Dr Megha Wadhwa1
1Sophia University, Japan
The number of Indians in Japan is 35,419 (December 2018) and around 30% of this community consists of women. Most of these Indian women move to Japan as a ‘trailing spouse’. This paper focuses on the reproductive health of Indian migrant women in Japan. India has a wide range of contraceptives available over the counter and additionally also offers other birth control options like implants and IUD’s. Most of these options are not available in Japan. The first part of the presentation focuses on the challenges faced by Indian women in terms of their reproductive health rights in Japan and how they overcome these challenges. Pre- and post-pregnancy are the periods of increased vulnerability for women, especially migrant women. One respondent mentioned, “After two miscarriages and one failed IVF in Japan, I decided to go to India to give it a try. I stayed there for about a year and my husband could visit me only twice. Finally, I was able to have a child. Even though I love Japan but I was so frustrated and depressed at the time of family planning.” This presentation reflects on the reproductive health experiences of Indian migrant women in Japan. It is based on the qualitative interviews with 20-25 Indian migrant women who have been in Japan for over 5 years. It reflects on the pre- and post-pregnancy issues faced by the Indian migrant women and also reflects on the causes and solutions.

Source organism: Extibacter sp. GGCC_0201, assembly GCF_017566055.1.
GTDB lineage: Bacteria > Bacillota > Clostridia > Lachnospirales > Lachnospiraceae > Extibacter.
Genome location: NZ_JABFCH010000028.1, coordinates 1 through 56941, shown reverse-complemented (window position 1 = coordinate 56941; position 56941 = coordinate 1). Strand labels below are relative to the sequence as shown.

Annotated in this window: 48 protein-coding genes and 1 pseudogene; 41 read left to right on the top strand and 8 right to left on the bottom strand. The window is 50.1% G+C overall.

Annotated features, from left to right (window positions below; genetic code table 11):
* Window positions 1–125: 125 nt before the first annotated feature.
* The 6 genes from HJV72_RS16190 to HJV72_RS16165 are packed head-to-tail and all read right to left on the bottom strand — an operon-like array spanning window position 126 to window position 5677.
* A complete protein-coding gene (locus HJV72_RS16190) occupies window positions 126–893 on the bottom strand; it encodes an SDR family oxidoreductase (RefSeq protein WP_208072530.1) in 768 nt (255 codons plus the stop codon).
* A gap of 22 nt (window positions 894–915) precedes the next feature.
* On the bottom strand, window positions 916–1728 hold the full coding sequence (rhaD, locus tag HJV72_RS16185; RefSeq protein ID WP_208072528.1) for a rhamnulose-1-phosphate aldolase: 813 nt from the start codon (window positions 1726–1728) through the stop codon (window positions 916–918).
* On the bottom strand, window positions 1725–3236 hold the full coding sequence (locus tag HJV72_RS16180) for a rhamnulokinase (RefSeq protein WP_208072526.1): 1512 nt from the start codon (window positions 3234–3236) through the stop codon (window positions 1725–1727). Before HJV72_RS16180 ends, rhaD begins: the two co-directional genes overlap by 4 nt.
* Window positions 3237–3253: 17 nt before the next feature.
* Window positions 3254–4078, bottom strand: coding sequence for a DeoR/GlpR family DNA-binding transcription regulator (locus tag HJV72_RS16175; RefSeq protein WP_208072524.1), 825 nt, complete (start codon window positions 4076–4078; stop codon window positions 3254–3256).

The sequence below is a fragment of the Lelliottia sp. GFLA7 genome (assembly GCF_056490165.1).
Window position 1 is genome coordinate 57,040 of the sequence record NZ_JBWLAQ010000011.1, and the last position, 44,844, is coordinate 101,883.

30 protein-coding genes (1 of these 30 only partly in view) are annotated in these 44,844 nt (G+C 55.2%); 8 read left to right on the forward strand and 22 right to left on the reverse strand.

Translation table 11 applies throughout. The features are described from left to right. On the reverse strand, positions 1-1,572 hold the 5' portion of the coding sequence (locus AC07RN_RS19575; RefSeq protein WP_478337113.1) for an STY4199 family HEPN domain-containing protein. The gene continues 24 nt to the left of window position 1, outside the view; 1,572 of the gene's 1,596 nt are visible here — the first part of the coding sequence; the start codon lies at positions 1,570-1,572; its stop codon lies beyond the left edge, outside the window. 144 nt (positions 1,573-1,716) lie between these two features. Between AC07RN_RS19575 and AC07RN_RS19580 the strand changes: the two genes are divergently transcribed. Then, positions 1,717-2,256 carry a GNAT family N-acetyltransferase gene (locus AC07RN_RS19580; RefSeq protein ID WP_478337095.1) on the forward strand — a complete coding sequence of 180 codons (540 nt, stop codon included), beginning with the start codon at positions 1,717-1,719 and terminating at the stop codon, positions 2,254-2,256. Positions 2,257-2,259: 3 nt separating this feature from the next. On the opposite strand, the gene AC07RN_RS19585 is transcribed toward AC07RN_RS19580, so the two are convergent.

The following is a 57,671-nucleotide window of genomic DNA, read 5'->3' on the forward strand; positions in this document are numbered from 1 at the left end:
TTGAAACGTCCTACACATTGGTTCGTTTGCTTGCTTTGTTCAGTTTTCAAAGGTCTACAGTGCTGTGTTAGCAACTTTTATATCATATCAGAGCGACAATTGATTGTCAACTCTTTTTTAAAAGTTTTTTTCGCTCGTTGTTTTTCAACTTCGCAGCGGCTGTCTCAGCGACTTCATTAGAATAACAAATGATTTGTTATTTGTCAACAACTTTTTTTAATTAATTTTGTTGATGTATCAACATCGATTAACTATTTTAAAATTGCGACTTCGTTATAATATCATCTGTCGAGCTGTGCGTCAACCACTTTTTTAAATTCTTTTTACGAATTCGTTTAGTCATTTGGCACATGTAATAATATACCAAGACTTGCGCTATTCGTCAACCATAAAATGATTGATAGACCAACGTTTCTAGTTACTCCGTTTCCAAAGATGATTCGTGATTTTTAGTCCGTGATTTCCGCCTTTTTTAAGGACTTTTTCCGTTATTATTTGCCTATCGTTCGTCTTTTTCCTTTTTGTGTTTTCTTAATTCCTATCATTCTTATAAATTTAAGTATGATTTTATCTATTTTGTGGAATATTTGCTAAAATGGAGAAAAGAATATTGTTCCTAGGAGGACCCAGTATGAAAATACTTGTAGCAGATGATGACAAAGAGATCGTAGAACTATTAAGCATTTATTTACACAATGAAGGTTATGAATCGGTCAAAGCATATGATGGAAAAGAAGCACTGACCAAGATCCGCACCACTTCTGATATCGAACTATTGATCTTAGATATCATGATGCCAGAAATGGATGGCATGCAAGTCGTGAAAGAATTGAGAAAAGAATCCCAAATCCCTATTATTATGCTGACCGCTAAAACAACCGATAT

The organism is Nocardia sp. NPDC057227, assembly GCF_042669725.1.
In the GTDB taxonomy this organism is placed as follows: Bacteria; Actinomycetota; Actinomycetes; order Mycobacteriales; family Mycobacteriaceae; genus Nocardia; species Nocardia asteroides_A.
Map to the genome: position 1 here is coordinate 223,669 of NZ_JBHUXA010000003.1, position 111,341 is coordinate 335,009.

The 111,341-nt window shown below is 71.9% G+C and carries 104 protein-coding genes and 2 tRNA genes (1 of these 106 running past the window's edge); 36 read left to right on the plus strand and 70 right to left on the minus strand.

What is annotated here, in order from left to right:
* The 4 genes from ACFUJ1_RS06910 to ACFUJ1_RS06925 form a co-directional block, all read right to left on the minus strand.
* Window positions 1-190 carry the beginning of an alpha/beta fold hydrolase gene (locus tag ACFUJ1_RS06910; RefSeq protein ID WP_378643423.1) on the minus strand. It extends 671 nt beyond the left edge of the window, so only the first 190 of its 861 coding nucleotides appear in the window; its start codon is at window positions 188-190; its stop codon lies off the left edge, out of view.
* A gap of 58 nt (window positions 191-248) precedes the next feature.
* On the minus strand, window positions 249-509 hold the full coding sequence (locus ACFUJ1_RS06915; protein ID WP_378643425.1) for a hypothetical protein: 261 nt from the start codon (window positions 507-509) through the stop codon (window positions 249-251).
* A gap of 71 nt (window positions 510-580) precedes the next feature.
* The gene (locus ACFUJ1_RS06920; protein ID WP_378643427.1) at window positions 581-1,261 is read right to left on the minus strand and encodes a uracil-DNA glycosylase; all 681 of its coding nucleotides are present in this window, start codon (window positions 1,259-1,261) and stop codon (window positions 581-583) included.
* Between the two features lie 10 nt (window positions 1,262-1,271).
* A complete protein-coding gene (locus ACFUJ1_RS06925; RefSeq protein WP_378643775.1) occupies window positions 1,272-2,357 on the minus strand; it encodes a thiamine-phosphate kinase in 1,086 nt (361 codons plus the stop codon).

Megha Wadhwa is a Post-Doctoral Fellow at Institute of Comparative Culture, Sophia University in Tokyo. She has lived in Japan for more than a decade. Her research focuses on Indian Diaspora in Japan and she is working on various aspects of the community including entrepreneurs, professionals, Indian women. She has written some articles on this topic for The Japan Times and also for academic journals. Her recent work focuses is on the Indian cooks and health care of Indian women in Japan.